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Headword: Αὔγουστος
Adler number: alpha,4413
Translated headword: Augustus
Vetting Status: high
[Augustus] the Caesar, cousin of Julius Caesar;[1] from whom also the month of August is named. Things that are honorable and great and illustrious are called "august." For in his reign the Lord Jesus Christ, our God and Savior, assumed flesh from the holy Theotokos and ever-virgin Mary.
The Augusteion was named because on the fifth of the month of October the presidents of regions and priests of the cult of the emperor [sebastophoroi] used to hold a procession in the Augusteion, which is in the fishmarket, for the honor of Tiberius; they called this place thus from Augustus. But also Constantine the Great set up a monument to his mother in the courtyard of the laurel, from which he named the place Augusteion.[2]
Augusteion, which is called fishmarket: see also under Justinian.[3]
When Augustus Caesar died, Tiberius and Drusus took the lead in the mourning, completely avoiding touching the body: for this was not permitted to monarchs. But the Vestals[4] kept the will which he had made.
Augustus Caesar made a sacrifice and asked the Pythia[5] who would rule after him; and she said, "A Hebrew child, ruling over the immortal gods, bids me leave this house and to go again to the bard. For the rest, go away in silence from our altars." And going out from the prophetic shrine Augustus set up an altar on the Capitol, on which he inscribed in Roman letters: "This altar belongs to the first-born god."[6]
Greek Original:
Αὔγουστος ὁ Καῖσαρ, ἀνεψιὸς Ἰουλίου Καίσαρος: ἀφ' οὗ καὶ ὁ μὴν Αὔγουστος ἐπικέκληται. αὔγουστα δὲ λέγονται τὰ τίμια καὶ μεγάλα καὶ ἐπίσημα. ἐπ' αὐτοῦ γὰρ ὁ κύριος Ἰησοῦς Χριστὸς, ὁ θεὸς καὶ σωτὴρ ἡμῶν, τὴν σάρκα ἀνείληφεν ἐκ τῆς ἁγίας θεοτόκου καὶ ἀειπαρθένου Μαριάς. ὅτι Αὐγουστεῖον ἐκλήθη, διότι τῇ ε# τοῦ Ὀκτωβρίου μηνὸς οἱ ῥεγεωνάρχαι καὶ σεβαστοφόροι ἐχόρευον ἐν τῷ Αὐγουστείῳ, οἷον ἐν τῷ ὀψοπωλίῳ, εἰς τιμὴν Τιβερίου: τὸν δὲ τοιοῦτον τόπον οὕτως ἐκάλεσαν ἀπὸ τοῦ Αὔγουστος. ἔστησε δὲ καὶ ὁ μέγας Κωνσταντῖνος εἰς τὸ ἄσκεπον τῆς δάφνης στήλην τῆς ἑαυτοῦ μητρὸς, ἐξ ἧς ὠνόμασε τὸν τόπον Αὐγουστεῖον. Αὐγουστεῖον, ὅπερ λέγεται ὀψοπώλιον καὶ ζήτει ἐν τῷ Ἰουστινιανός. ὅτι Αὐγούστου Καίσαρος ἀποθανόντος, Τιβέριος καὶ Δροῦσος προηγοῦντο τοῦ πένθους τοῦ νεκροῦ παντελῶς μὴ ἁπτόμενοι: οὐ γὰρ ἐξὸν τοῖς μοναρχοῦσιν. τὰς δὲ διαθήκας αἱ Ἑστιάδες εἶχον, ἃς διέθετο. ὅτι Αὔγουστος Καῖσαρ θυσιάσας ἤρετο τὴν Πυθίαν, τίς μετ' αὐτὸν βασιλεύσει: καὶ εἶπε: παῖς Ἑβραῖος κέλεταί με, θεοῖς μακάρεσσιν ἀνάσσων, τόνδε δόμον προλιπεῖν καὶ ἀοιδὸν αὖθις ἱκέσθαι. λοιπὸν ἄπιθι σιγῶν ἐκ βωμῶν ἡμετέρων. καὶ ἐξελθὼν ἐκ τοῦ μαντείου ὁ Αὔγουστος ἔστησεν ἐν τῷ Καπιτωλίῳ βωμὸν, ἐν ᾧ ἐπέγραψε Ῥωμαϊκοῖς γράμμασιν: ὁ βωμὸς οὗτός ἐστι τοῦ πρωτογόνου θεοῦ.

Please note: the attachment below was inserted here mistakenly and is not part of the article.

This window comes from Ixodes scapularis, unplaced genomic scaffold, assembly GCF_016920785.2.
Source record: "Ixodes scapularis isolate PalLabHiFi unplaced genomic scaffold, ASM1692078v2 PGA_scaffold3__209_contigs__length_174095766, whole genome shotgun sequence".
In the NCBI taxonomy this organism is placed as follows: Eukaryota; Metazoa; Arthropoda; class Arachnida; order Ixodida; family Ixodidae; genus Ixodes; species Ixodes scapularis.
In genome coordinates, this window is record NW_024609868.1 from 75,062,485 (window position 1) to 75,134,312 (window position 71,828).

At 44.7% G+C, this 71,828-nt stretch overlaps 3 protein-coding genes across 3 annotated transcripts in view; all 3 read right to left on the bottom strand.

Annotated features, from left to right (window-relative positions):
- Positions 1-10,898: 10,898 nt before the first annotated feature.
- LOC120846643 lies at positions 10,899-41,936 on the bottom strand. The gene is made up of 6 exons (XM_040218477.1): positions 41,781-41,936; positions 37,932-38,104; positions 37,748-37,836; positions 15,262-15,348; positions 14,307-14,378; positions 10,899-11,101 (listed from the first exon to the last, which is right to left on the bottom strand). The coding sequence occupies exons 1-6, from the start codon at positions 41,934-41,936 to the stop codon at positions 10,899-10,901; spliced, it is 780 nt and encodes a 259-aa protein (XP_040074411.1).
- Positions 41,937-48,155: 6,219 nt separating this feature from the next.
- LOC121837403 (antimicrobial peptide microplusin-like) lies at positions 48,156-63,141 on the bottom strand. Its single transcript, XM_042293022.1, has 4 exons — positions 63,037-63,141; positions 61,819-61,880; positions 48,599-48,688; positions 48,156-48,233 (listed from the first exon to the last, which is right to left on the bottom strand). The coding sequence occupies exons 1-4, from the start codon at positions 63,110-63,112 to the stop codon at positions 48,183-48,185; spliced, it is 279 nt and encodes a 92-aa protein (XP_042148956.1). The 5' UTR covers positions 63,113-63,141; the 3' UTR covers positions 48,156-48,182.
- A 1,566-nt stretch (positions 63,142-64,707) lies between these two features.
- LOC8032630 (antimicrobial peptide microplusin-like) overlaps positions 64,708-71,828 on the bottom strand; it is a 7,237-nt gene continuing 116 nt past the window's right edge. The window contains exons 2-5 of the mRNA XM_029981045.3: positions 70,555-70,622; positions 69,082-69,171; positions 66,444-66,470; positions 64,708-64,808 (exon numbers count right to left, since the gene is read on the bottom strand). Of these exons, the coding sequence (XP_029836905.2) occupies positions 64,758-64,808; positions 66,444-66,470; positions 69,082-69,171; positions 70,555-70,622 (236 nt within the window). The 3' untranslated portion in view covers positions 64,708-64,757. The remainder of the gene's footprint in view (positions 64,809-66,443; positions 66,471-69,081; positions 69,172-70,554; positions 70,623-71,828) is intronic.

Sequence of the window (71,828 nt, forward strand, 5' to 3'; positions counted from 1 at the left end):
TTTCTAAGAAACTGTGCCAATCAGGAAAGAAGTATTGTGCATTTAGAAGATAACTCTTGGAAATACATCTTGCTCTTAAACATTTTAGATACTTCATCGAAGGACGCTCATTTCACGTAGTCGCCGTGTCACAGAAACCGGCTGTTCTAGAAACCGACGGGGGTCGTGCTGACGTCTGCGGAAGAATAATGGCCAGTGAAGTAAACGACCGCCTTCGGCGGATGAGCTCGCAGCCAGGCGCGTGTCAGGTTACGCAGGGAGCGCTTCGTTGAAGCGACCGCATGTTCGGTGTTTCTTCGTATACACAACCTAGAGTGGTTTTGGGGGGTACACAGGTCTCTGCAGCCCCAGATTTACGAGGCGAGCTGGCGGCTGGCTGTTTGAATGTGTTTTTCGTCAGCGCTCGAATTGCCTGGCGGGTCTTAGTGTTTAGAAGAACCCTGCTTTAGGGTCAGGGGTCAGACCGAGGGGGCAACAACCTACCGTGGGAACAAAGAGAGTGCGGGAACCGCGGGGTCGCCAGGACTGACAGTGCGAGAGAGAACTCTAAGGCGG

De Imperatoribus Romanis article by Garrett Fagan at web address 1. See already alpha 4412, and again kappa 1197.
[1] More precisely, great-nephew of Julius Caesar; cf. Cedrenus (ed. Bekker) 300.22-24.
[2] cf. Preger, Scriptores originum Constantinopolitanarum 158.4-10 (= ps.-Codinus, Patria Constantinopoleos 2.15).
[3] iota 446.
[4] See generally epsilon 3213.
[5] See generally pi 3127.
[6] cf. John Malalas (ed. Dindorf) 231.15 - 232.5; Cedrenus (ed. Bekker) 320.17-22. Anthony Ossa-Richardson points out that the Suda's ἀοιδὸν "bard" does not seem to make sense. According to Adler, the 1549 Basel edition printed ἀίδην ("Hades"); Malalas has ἄϊδος ("[house] of Hades") and Cedrenus ὁδόν "road." The Chronicon of Simeon Logothetes also reads ὁδόν . If ἀοιδὸν was the transmitted text, it could have been emended to "Hades" or "road"; in any case, the oracle's message is metrically deficient.
M. A. Bonnetty, "Sur une prophétie de la Pythie de Delphes," Annales de philosophie chrétienne new series 14 (1837) 62-71 (available at Google books)
Associated internet address:
Web address 1
Keywords: architecture; biography; Christianity; chronology; dialects, grammar, and etymology; geography; historiography; history; meter and music; religion; women
Translated by: Catharine Roth on 6 August 2001@11:37:50.
Vetted by:
David Whitehead (added note and keywords; cosmetics) on 27 August 2002@09:03:07.
David Whitehead (explanatory addition to tr) on 10 June 2004@07:26:42.
David Whitehead (more keywords) on 7 October 2005@07:35:56.
Catharine Roth (augmented notes) on 8 April 2008@15:54:27.
Catharine Roth (expanded note 6, with input from Anthony Ossa-Richardson) on 6 August 2009@16:43:24.
Catharine Roth (added bibliography, courtesy of A O-R) on 8 August 2009@17:13:54.
David Whitehead (tweaks and cosmetics) on 29 April 2012@07:02:23.
David Whitehead on 29 April 2012@07:03:03.
Catharine Roth (cosmetics) on 9 August 2013@00:04:20.
Catharine Roth (cosmetics) on 27 November 2014@23:47:25.
Catharine Roth (expanded note) on 28 November 2014@01:27:49.
Catharine Roth (tweaked translation) on 26 January 2019@02:05:58.


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